Enchaud Perigourdin: Pot-Roasted Pork Loin with Carrots and Parsnips

<i>Enchaud Perigourdin</i>: Pot-Roasted Pork Loin with Carrots and Parsnips

Having read about Enchaud Périgourdin in in an old cookbook, I was thrilled to have the opportunity to taste it in Périgord. Then I discovered how simple it is to make. The pork is spiked with garlic and then roasted en cocotte with a small amount of broth in a covered casserole, keeping the meat moist and tasty. Carrots and parsnips are added halfway through, so they cook to just the right tenderness. The pork is also excellent cold: place thin slices on country bread, spread with the jelled cooking juices and add cornichons for a robust sandwich.

Serves 4 to 6

2 pounds (900 g) boneless pork loin
4 or 5 garlic cloves, cut into slivers
Salt and pepper
2 tablespoons (30 g) lard or vegetable oil
2 cups (500 ml) veal broth, more if needed
1 bunch fresh thyme, about 3/4 ounce (20 g)
3 or 4 carrots, about 12 ounces (330 g) total, cut into slices 3/8 inch (1 cm) thick
6 parsnips, about 1-1/2 pounds (675 g) total, cut into slices 3/8 inch (1 cm) thick

Prepare the pork at least 6 hours before cooking. Poke evenly spaced holes in the meat with the tip of a small knife. Insert a garlic stick in each one. Roll the pork, tie it in a neat cylinder and sprinkle with salt and pepper. Refrigerate for at least 6 hours (or as long as overnight), so the garlic permeates the meat.

Preheat the oven to 350 degrees F (180 degrees C). Place the lard in a flameproof casserole over medium heat. Add the pork and brown well on all sides, about 20 minutes. Pour 1 cup (250 ml) of broth over the pork, add the thyme and cover the pan. Roast in the oven, turning the meat occasionally, for 30 minutes. At this point, the pan juices should be brown. If not, remove the pork and boil the pan juices on the stove top until reduced to a glaze that will add color to the carrots and parsnips.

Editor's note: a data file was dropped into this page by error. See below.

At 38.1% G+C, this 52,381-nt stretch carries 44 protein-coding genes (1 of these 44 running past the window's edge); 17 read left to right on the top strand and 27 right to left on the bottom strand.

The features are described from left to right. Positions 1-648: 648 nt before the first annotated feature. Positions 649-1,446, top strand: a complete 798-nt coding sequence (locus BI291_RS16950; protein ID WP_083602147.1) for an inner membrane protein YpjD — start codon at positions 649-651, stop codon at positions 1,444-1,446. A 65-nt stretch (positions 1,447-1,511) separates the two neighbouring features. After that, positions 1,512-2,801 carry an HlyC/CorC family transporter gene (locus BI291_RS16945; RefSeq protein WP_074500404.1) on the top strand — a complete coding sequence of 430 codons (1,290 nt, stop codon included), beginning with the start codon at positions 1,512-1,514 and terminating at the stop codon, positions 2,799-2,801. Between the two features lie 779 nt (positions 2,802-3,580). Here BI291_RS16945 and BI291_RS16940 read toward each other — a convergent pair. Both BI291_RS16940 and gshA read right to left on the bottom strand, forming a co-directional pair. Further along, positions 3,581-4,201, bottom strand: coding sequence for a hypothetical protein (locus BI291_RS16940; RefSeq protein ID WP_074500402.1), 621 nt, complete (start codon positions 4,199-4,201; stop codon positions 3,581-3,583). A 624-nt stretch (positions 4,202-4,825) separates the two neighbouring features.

Stir the carrots and parsnips into the remaining broth, sprinkle with salt and pepper, and set the pork on top. Cover the pan and continue roasting until the pork is very tender and the vegetables are done, 45 minutes to 1 hour longer. A skewer inserted into the center of the meat should be hot to the touch when withdrawn after 30 seconds, or a thermometer should register 160 degrees F (70 degrees C). Baste and turn the meat 2 or 3 times during cooking, and add more broth if the pan seems dry.

(The meat and vegetables may be refrigerated for up to 2 days. Reheat the pork and vegetables in the casserole on the stove top over low heat, allowing 20 to 25 minutes.)

Transfer the meat to a carving board and cover with aluminum foil to keep warm. Lift out the vegetables with a draining spoon and spread them on a platter. Cover with foil to keep warm. Strain the pan juices into a small saucepan, and skim off any excess fat. Boil the juices to reduce and concentrate if necessary. Taste and adjust the seasoning. Discard the trussing strings from the pork, carve into thick slices and arrange atop the carrots and parsnips. Moisten both pork and vegetables with a little of the pan juices and serve the rest separately as gravy.

This recipe was published in The Country Cooking of France by Anne Willan.

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